This is the argument that technological civilizations may usually or invariably destroy themselves before or shortly after developing radio or space flight technology. Possible means of annihilation include nuclear war, biological warfare or accidental contamination, climate change, nanotechnological catastrophe, ill-advised physics experiments,[Note 4] a badly programmed super-intelligence, or a Malthusian catastrophe after the deterioration of a planet’s ecosphere. This general theme is explored both in fiction and in mainstream scientific theorizing. Indeed, there are probabilistic arguments which suggest that human extinction may occur sooner rather than later. In 1966 Sagan and Shklovskii suggested that technological civilizations will either tend to destroy themselves within a century of developing interstellar communicative capability or master their self-destructive tendencies and survive for billion-year timescales. Self-annihilation may also be viewed in terms of thermodynamics: insofar as life is an ordered system that can sustain itself against the tendency to disorder, the “external transmission” or interstellar communicative phase may be the point at which the system becomes unstable and self-destructs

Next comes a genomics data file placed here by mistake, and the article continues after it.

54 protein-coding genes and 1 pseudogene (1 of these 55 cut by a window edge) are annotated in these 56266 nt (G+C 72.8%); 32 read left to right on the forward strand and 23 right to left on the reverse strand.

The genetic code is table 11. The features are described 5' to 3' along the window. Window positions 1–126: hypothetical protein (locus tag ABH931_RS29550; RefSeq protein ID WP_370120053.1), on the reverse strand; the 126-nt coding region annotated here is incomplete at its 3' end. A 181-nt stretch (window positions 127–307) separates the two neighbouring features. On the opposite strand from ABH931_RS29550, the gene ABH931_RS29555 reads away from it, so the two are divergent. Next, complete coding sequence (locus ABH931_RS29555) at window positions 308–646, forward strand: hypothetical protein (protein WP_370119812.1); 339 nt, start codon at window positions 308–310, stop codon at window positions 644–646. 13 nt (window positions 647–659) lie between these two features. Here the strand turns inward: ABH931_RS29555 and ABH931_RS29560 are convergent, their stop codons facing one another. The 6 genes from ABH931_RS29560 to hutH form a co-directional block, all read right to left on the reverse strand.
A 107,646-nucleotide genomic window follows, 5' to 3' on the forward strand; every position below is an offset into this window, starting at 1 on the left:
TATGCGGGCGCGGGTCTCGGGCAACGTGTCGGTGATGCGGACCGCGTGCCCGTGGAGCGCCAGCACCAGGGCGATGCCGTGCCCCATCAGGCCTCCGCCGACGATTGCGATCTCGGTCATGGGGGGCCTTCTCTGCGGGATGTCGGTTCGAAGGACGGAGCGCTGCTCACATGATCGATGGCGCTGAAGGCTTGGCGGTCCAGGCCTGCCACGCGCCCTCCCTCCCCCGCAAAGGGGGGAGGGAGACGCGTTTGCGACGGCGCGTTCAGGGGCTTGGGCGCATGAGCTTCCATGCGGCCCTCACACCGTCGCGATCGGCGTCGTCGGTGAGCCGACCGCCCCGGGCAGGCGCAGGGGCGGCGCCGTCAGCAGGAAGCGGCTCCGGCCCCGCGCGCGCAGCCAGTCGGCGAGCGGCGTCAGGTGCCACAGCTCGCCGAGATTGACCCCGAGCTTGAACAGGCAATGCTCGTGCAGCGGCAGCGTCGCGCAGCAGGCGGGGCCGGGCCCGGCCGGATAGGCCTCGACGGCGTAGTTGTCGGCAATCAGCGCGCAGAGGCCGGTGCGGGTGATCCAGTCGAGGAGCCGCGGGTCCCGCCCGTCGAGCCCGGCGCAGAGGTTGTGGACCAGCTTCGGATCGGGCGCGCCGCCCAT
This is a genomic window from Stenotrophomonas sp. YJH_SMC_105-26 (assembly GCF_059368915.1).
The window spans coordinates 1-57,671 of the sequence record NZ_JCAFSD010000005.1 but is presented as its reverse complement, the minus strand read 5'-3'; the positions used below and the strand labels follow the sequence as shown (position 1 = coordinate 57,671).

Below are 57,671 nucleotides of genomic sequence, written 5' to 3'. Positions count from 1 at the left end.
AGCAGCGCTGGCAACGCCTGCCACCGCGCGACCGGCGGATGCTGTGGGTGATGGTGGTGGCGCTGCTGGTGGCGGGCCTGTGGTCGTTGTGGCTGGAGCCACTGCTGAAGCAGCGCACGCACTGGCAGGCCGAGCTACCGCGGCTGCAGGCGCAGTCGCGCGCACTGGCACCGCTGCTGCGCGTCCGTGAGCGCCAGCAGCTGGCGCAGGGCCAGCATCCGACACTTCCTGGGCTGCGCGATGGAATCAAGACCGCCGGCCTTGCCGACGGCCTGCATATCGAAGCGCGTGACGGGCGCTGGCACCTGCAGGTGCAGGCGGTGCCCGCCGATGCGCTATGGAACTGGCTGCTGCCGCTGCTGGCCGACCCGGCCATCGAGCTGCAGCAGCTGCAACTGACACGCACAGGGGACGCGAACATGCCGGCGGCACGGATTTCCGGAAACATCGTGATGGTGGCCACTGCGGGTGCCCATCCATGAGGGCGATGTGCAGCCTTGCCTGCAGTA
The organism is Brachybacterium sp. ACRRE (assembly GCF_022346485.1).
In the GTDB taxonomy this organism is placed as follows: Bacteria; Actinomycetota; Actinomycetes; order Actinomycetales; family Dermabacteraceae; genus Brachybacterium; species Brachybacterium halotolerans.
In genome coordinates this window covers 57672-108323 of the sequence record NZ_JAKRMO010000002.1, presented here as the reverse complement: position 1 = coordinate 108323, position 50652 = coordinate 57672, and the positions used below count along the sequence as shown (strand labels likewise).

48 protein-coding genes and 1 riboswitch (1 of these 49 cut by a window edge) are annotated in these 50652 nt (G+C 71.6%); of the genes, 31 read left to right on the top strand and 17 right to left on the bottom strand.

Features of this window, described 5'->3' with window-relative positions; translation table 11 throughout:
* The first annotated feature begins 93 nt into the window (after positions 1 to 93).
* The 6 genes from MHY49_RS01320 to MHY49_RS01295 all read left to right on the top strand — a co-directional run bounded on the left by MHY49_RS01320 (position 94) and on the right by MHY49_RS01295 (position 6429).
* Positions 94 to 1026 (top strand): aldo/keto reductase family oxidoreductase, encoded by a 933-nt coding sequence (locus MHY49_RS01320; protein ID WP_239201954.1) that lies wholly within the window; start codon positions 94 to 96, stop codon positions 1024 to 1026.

From a Darwinian perspective, self-destruction would be an ironic outcome of evolutionary success. The evolutionary psychology that developed during the competition for scarce resources over the course of human evolution has left the species subject to aggressive, instinctual drives. These compel humanity to consume resources, extend longevity, and to reproduce—in part, the very motives that led to the development of technological society. It seems likely that intelligent extraterrestrial life would evolve in a similar fashion and thus face the same possibility of self-destruction. And yet, to provide a good answer to Fermi’s Question, self-destruction by technological species would have to be a near universal occurrence.
This argument does not require the civilization to entirely self-destruct, only to become once again non-technological. In other ways it could persist and even thrive according to evolutionary standards, which postulate producing offspring as the sole goal of life—not “progress”, be it in terms of technology or even intelligence.